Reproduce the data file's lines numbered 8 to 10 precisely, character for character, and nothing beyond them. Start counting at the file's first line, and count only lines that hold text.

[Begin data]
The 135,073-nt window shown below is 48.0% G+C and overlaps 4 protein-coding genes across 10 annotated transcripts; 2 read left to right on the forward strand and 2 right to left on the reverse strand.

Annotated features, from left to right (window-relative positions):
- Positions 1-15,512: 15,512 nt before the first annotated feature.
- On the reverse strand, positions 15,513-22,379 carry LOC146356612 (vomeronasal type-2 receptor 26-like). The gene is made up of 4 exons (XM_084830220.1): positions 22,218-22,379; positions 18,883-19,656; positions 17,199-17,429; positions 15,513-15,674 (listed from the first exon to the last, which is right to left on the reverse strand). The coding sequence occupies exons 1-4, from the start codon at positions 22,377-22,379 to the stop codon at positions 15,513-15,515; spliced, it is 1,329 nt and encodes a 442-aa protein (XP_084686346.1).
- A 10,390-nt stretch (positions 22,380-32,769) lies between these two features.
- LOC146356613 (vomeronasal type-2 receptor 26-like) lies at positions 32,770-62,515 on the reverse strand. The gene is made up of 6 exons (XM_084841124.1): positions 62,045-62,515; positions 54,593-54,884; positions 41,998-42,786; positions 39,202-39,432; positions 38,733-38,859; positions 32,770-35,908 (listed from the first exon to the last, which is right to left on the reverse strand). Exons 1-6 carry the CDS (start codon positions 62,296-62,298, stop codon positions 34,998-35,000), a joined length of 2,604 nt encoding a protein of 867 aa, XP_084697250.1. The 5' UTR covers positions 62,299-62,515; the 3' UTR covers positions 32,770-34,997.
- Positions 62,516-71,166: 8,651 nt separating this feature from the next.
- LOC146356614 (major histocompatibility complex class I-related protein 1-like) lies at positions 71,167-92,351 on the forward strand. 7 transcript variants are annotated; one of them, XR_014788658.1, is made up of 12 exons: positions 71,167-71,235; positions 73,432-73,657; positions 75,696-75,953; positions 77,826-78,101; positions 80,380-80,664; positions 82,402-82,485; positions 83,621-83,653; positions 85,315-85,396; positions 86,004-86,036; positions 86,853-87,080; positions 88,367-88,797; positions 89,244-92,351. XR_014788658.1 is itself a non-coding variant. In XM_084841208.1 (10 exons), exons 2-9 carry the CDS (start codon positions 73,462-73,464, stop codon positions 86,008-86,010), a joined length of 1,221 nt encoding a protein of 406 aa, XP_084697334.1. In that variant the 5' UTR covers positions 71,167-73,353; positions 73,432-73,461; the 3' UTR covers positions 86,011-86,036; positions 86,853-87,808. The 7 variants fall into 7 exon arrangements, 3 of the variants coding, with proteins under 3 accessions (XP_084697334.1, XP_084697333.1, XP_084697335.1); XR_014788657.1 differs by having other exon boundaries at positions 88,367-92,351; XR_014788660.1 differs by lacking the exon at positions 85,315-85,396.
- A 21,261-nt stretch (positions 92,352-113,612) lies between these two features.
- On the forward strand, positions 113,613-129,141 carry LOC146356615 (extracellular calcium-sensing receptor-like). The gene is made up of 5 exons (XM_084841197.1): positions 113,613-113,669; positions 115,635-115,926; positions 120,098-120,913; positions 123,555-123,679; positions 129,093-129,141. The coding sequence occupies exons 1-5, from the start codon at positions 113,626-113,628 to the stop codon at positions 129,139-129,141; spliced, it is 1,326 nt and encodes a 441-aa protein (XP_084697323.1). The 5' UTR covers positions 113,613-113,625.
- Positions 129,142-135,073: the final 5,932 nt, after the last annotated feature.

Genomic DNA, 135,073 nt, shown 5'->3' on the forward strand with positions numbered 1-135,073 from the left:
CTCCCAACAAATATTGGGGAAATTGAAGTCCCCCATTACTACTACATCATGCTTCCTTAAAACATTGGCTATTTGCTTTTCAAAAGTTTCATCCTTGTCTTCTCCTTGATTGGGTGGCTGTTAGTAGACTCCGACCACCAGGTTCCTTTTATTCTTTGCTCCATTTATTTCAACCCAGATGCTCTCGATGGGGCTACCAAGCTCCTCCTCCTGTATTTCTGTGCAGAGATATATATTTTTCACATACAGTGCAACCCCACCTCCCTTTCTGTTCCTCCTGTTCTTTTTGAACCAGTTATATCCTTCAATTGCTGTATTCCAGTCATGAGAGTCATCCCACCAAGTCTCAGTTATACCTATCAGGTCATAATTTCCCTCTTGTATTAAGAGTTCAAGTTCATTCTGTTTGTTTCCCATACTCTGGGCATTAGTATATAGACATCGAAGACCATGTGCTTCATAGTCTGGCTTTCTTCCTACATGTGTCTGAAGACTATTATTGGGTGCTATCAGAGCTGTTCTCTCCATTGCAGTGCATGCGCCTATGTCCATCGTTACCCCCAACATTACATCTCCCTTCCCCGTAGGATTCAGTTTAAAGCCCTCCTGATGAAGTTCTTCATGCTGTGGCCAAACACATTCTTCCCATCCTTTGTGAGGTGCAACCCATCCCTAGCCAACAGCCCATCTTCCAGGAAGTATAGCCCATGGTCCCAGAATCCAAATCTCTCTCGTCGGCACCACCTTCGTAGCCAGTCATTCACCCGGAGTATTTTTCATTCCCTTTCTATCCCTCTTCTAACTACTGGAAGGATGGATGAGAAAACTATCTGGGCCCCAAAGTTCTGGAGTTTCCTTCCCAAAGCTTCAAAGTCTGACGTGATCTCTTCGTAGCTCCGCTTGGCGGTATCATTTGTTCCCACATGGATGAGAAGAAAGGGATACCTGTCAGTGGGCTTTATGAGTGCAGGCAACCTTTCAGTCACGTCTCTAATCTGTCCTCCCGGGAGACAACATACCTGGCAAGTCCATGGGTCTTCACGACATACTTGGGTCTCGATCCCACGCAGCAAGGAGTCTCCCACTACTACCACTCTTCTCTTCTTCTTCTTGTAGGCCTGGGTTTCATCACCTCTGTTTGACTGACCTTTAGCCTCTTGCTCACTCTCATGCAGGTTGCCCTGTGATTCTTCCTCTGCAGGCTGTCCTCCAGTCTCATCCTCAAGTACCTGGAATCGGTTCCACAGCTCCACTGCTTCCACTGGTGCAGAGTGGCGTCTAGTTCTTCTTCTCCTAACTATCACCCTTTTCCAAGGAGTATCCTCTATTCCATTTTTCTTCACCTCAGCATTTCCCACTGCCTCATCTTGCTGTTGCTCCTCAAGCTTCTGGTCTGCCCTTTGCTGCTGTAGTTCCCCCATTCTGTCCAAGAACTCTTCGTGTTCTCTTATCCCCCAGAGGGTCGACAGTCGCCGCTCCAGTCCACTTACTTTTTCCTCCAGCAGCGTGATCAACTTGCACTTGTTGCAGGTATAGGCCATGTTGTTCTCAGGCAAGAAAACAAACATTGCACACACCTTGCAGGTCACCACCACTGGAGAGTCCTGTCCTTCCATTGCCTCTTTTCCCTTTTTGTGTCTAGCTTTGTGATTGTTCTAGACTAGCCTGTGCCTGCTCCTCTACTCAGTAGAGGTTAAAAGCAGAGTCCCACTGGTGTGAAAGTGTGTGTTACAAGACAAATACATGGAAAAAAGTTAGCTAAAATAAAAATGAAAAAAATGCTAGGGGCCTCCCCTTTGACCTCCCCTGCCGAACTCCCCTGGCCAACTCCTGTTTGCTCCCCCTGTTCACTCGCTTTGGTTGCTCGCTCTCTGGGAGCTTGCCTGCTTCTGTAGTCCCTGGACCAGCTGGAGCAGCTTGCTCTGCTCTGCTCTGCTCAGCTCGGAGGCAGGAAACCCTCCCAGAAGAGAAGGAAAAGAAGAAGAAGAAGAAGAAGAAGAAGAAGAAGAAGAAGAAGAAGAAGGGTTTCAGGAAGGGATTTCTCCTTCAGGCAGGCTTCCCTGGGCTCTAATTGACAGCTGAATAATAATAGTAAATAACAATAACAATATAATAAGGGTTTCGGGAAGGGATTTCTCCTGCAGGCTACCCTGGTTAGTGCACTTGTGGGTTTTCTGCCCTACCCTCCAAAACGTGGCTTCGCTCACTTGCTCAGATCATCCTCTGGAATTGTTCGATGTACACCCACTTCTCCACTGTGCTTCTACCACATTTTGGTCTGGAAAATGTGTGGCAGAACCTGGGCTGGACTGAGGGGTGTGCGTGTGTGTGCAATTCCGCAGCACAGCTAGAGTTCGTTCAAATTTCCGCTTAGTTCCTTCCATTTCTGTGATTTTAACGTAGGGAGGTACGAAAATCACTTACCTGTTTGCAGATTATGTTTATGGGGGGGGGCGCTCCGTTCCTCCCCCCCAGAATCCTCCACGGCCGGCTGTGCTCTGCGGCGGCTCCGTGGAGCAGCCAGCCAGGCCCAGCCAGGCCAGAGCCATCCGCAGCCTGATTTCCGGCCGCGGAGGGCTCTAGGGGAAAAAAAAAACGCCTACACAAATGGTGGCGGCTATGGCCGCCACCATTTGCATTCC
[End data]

- LOC146356614 (major histocompatibility complex class I-related protein 1-like) lies at positions 71,167-92,351 on the forward strand. 7 transcript variants are annotated; one of them, XR_014788658.1, is made up of 12 exons: positions 71,167-71,235; positions 73,432-73,657; positions 75,696-75,953; positions 77,826-78,101; positions 80,380-80,664; positions 82,402-82,485; positions 83,621-83,653; positions 85,315-85,396; positions 86,004-86,036; positions 86,853-87,080; positions 88,367-88,797; positions 89,244-92,351. XR_014788658.1 is itself a non-coding variant. In XM_084841208.1 (10 exons), exons 2-9 carry the CDS (start codon positions 73,462-73,464, stop codon positions 86,008-86,010), a joined length of 1,221 nt encoding a protein of 406 aa, XP_084697334.1. In that variant the 5' UTR covers positions 71,167-73,353; positions 73,432-73,461; the 3' UTR covers positions 86,011-86,036; positions 86,853-87,808. The 7 variants fall into 7 exon arrangements, 3 of the variants coding, with proteins under 3 accessions (XP_084697334.1, XP_084697333.1, XP_084697335.1); XR_014788657.1 differs by having other exon boundaries at positions 88,367-92,351; XR_014788660.1 differs by lacking the exon at positions 85,315-85,396.
- A 21,261-nt stretch (positions 92,352-113,612) lies between these two features.
- On the forward strand, positions 113,613-129,141 carry LOC146356615 (extracellular calcium-sensing receptor-like). The gene is made up of 5 exons (XM_084841197.1): positions 113,613-113,669; positions 115,635-115,926; positions 120,098-120,913; positions 123,555-123,679; positions 129,093-129,141. The coding sequence occupies exons 1-5, from the start codon at positions 113,626-113,628 to the stop codon at positions 129,139-129,141; spliced, it is 1,326 nt and encodes a 441-aa protein (XP_084697323.1). The 5' UTR covers positions 113,613-113,625.